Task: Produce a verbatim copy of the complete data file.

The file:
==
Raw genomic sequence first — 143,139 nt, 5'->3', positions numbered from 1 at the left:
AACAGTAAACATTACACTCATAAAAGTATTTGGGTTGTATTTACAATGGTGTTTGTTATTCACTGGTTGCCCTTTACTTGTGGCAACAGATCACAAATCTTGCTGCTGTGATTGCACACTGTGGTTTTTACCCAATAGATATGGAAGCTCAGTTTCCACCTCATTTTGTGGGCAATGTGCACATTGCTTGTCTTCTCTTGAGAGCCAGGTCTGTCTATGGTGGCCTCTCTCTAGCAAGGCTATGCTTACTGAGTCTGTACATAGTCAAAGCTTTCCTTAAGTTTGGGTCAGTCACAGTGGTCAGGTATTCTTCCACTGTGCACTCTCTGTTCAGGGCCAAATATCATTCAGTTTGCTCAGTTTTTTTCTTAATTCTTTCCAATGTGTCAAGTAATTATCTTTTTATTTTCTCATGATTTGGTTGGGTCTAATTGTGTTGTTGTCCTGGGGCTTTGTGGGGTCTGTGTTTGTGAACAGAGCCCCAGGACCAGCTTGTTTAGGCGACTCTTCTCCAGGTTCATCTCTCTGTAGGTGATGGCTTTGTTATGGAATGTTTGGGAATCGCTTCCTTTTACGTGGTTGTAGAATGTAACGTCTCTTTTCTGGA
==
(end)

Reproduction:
Raw genomic sequence first — 143,139 nt, 5'->3', positions numbered from 1 at the left:
AACAGTAAACATTACACTCATAAAAGTATTTGGGTTGTATTTACAATGGTGTTTGTTATTCACTGGTTGCCCTTTACTTGTGGCAACAGATCACAAATCTTGCTGCTGTGATTGCACACTGTGGTTTTTACCCAATAGATATGGAAGCTCAGTTTCCACCTCATTTTGTGGGCAATGTGCACATTGCTTGTCTTCTCTTGAGAGCCAGGTCTGTCTATGGTGGCCTCTCTCTAGCAAGGCTATGCTTACTGAGTCTGTACATAGTCAAAGCTTTCCTTAAGTTTGGGTCAGTCACAGTGGTCAGGTATTCTTCCACTGTGCACTCTCTGTTCAGGGCCAAATATCATTCAGTTTGCTCAGTTTTTTTCTTAATTCTTTCCAATGTGTCAAGTAATTATCTTTTTATTTTCTCATGATTTGGTTGGGTCTAATTGTGTTGTTGTCCTGGGGCTTTGTGGGGTCTGTGTTTGTGAACAGAGCCCCAGGACCAGCTTGTTTAGGCGACTCTTCTCCAGGTTCATCTCTCTGTAGGTGATGGCTTTGTTATGGAATGTTTGGGAATCGCTTCCTTTTACGTGGTTGTAGAATGTAACGTCTCTTTTCTGGA